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# Geothermal energy in nPro

Note: Not all parts of the calculation logic shown correspond to the latest software version. However, most of the technical description is still applicable.

## Estimation of the length of geothermal probes

How much heat a borehole heat exchanger can extract from the ground depends on several factors. These include the thermal conductivity of the ground, the number of operating hours and, if applicable, the influence of neighboring probes. The higher the thermal conductivity of the soil, the more heat can flow to the probe from the surrounding area and the more heat can be extracted from the subsurface. In addition, groundwater flow can increase heat conduction in the ground. Ideally, the distance between two neighboring geothermal probes should not be less than 7 m (minimum: 5 m).

Table 1: Specific extraction rates of near-surface sediments per meter of borehole heat exchanger length according to the VDI guideline 4640 [3]
Gravel, sand, dry < 25 W/m < 20 W/m
Gravel, sand, water-bearing 65-80 W/m 55-65 W/m
Clay, loam, moist 35-50 W/m 30-40 W/m
Boulder clay 45 W/m 45 W/m

## Estimation of the area of the ground collector

Geothermal collectors are plastic pipes that are laid directly under the earth's surface and extract heat from the ground in the area. The collectors are laid below the frost line at a depth of approx. 1.2 to 1.5 m. Ground collectors indirectly use the solar radiation on the ground as well as heat from the ambient air, which penetrates through heat conduction or through precipitation into the ground. For optimal utilization, areas with geothermal collectors should not be built over, so that as much solar radiation as possible as well as precipitation hits the area. For residential buildings, about 1.5 to 2 times the living area to be heated is required for heating with a heat pump. For each kW of heating capacity, around 15 to 30 m² of collector area is required (depending on the soil conditions).

Table 1: Specific extraction powers according to the VDI guideline 4640 [3]
Dry, non-cohesive soil 10 W/m² 8 W/m²
Cohesive soil, moist 20-30 W/m² 16-24 W/m²
Water saturated sand/gravel 40 W/m² 32 W/m²

## Geothermal model for heating and cooling

The geothermal model can be used as both a heat source and heat sink (cooling source). The energy flows of the model are shown in Figure 1. In the upper figure, the energy flows are shown for the case when both a heat pump and a chiller are considered. This case is given, for example, when a temperature of 40 °C is required to meet heat demands and a temperature of 2 °C is required to meet cooling demands, but at the same time the temperature of the geothermal source is 8 °C. When using a heat pump and a chiller, the thermal extraction power determined in the design calculation results in $$Q_\mathrm{ground} = \max \left(\max(Q_\mathrm{HP,evap,t}), \max(Q_\mathrm{CH,cond,t})\right)$$ Here, $$Q_\mathrm{HP,evap,t}$$ is the annual heat profile at the evaporator of the heat pump and $$Q_\mathrm{CH,cond,t}$$ the annual heat profile at the condenser of the chiller. The heat flow at the evaporator of the heat pump is $$Q_\mathrm{HP,evap,t} = Q_\mathrm{HP,cond,t} \cdot (1-\frac{1}{COP_\mathrm{HP,t}})$$ and the heat flow at the condenser of the chiller is $$Q_\mathrm{CH,cond,t} = Q_\mathrm{CH,evap,t} \cdot (1+\frac{1}{COP_\mathrm{CH,t}})$$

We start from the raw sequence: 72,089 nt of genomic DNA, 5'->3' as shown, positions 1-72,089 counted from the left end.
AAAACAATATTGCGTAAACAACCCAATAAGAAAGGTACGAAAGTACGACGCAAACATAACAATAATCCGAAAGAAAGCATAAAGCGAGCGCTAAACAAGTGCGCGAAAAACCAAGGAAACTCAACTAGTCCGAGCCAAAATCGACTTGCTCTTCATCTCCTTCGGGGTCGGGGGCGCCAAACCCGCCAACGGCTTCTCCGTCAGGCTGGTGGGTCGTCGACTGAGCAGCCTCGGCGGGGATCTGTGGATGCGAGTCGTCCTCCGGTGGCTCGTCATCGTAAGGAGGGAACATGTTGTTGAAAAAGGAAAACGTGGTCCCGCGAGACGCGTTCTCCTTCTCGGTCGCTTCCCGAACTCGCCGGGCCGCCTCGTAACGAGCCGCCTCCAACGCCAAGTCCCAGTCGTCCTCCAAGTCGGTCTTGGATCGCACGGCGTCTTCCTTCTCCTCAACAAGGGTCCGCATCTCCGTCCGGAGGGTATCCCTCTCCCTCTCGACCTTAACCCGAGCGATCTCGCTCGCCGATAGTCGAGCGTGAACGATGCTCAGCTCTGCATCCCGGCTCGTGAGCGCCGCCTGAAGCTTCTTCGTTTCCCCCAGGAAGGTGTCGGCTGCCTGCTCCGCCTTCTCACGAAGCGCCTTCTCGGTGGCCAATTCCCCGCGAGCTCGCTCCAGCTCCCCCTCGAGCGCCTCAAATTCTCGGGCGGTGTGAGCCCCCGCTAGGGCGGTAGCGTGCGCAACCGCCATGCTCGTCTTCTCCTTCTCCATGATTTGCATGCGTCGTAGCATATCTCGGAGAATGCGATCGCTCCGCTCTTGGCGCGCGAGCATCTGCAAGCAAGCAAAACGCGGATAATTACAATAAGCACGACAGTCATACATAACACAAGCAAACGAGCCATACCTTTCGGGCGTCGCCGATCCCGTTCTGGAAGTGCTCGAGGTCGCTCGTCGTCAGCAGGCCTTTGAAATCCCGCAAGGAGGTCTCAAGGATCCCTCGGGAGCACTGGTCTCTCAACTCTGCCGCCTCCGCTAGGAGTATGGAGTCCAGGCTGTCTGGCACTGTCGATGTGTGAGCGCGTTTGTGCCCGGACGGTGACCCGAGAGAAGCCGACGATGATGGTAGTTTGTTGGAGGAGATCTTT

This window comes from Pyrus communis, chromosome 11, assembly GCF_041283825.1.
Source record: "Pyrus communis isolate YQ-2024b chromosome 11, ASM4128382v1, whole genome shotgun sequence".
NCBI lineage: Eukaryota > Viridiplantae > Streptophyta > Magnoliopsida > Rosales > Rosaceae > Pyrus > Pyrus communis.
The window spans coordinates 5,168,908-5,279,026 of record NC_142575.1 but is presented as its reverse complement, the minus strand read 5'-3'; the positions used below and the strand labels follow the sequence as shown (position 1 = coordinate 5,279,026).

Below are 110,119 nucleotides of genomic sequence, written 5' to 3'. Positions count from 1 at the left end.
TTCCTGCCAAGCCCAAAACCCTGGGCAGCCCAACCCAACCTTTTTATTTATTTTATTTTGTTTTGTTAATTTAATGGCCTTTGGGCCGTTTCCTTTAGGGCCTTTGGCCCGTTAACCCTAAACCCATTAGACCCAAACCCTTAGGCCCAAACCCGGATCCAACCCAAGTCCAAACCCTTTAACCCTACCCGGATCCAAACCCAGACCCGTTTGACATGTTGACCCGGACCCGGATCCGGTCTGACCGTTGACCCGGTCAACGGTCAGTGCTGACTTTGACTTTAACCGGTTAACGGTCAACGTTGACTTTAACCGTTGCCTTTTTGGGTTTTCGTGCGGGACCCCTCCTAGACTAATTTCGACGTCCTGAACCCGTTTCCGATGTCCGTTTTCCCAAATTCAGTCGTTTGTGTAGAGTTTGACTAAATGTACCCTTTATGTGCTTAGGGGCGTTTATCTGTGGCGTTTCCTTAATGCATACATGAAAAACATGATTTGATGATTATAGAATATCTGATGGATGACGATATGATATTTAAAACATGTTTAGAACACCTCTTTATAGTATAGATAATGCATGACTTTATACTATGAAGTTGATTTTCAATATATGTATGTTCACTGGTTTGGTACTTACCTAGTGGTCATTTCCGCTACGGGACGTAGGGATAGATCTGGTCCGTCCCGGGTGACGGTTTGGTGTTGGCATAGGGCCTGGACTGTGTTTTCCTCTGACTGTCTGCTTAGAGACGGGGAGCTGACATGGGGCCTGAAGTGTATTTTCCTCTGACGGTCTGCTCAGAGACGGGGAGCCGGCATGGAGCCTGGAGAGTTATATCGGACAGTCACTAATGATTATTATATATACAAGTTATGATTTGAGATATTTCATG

Figure 1: Geothermal energy model in nPro
In the nPro tool, geothermal energy can be used for heating and cooling. In addition, heat pumps and chillers can be considered to raise or lower the temperature level.

## Can a seasonal storage operation be modeled in the geothermal model?

In the geothermal model, a further model boundary condition can be defined, which allows to represent a seasonal storage operation. This can be used, for example, for aquifer storages or to model ice storages. If heat and cold utilization is enabled in the model, the ratio of heat extracted annually from the ground to heat injected annually into the ground can be defined by the storage cycle efficiency $$\eta$$: $$\sum_t Q_\mathrm{HP,evap,t} = \eta \cdot \sum_t Q_\mathrm{CH,cond,t}$$ For aquifer storages, $$\eta$$ = 70% is a commonly used assumption.

## Sources

1. Planungshandbuch Wärmepumpen (Viessmann)
2. Leitfaden zur geothermischen Nutzung des oberflächennahen Untergrundes
3. Guideline VDI 4640: Thermische Nutzung des Untergrunds

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